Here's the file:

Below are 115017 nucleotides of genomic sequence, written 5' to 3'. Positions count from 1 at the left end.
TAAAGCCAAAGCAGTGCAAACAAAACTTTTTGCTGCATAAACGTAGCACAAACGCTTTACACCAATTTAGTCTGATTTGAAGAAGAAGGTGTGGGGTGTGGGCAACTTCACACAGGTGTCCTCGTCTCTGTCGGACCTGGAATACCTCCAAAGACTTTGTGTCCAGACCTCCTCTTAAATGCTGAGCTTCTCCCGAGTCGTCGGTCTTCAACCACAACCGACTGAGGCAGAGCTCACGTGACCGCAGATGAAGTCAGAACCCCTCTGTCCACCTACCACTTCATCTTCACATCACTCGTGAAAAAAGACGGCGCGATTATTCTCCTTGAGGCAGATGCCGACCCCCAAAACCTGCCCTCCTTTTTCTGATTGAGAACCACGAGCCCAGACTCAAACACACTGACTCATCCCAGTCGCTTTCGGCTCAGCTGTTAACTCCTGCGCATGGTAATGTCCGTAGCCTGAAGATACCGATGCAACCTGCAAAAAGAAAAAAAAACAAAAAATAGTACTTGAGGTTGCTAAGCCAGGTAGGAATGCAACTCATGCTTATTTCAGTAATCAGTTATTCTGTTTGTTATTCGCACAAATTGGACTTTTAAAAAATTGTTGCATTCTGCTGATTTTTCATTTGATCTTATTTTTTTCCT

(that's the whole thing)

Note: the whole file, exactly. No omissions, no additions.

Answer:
Below are 115017 nucleotides of genomic sequence, written 5' to 3'. Positions count from 1 at the left end.
TAAAGCCAAAGCAGTGCAAACAAAACTTTTTGCTGCATAAACGTAGCACAAACGCTTTACACCAATTTAGTCTGATTTGAAGAAGAAGGTGTGGGGTGTGGGCAACTTCACACAGGTGTCCTCGTCTCTGTCGGACCTGGAATACCTCCAAAGACTTTGTGTCCAGACCTCCTCTTAAATGCTGAGCTTCTCCCGAGTCGTCGGTCTTCAACCACAACCGACTGAGGCAGAGCTCACGTGACCGCAGATGAAGTCAGAACCCCTCTGTCCACCTACCACTTCATCTTCACATCACTCGTGAAAAAAGACGGCGCGATTATTCTCCTTGAGGCAGATGCCGACCCCCAAAACCTGCCCTCCTTTTTCTGATTGAGAACCACGAGCCCAGACTCAAACACACTGACTCATCCCAGTCGCTTTCGGCTCAGCTGTTAACTCCTGCGCATGGTAATGTCCGTAGCCTGAAGATACCGATGCAACCTGCAAAAAGAAAAAAAAACAAAAAATAGTACTTGAGGTTGCTAAGCCAGGTAGGAATGCAACTCATGCTTATTTCAGTAATCAGTTATTCTGTTTGTTATTCGCACAAATTGGACTTTTAAAAAATTGTTGCATTCTGCTGATTTTTCATTTGATCTTATTTTTTTCCT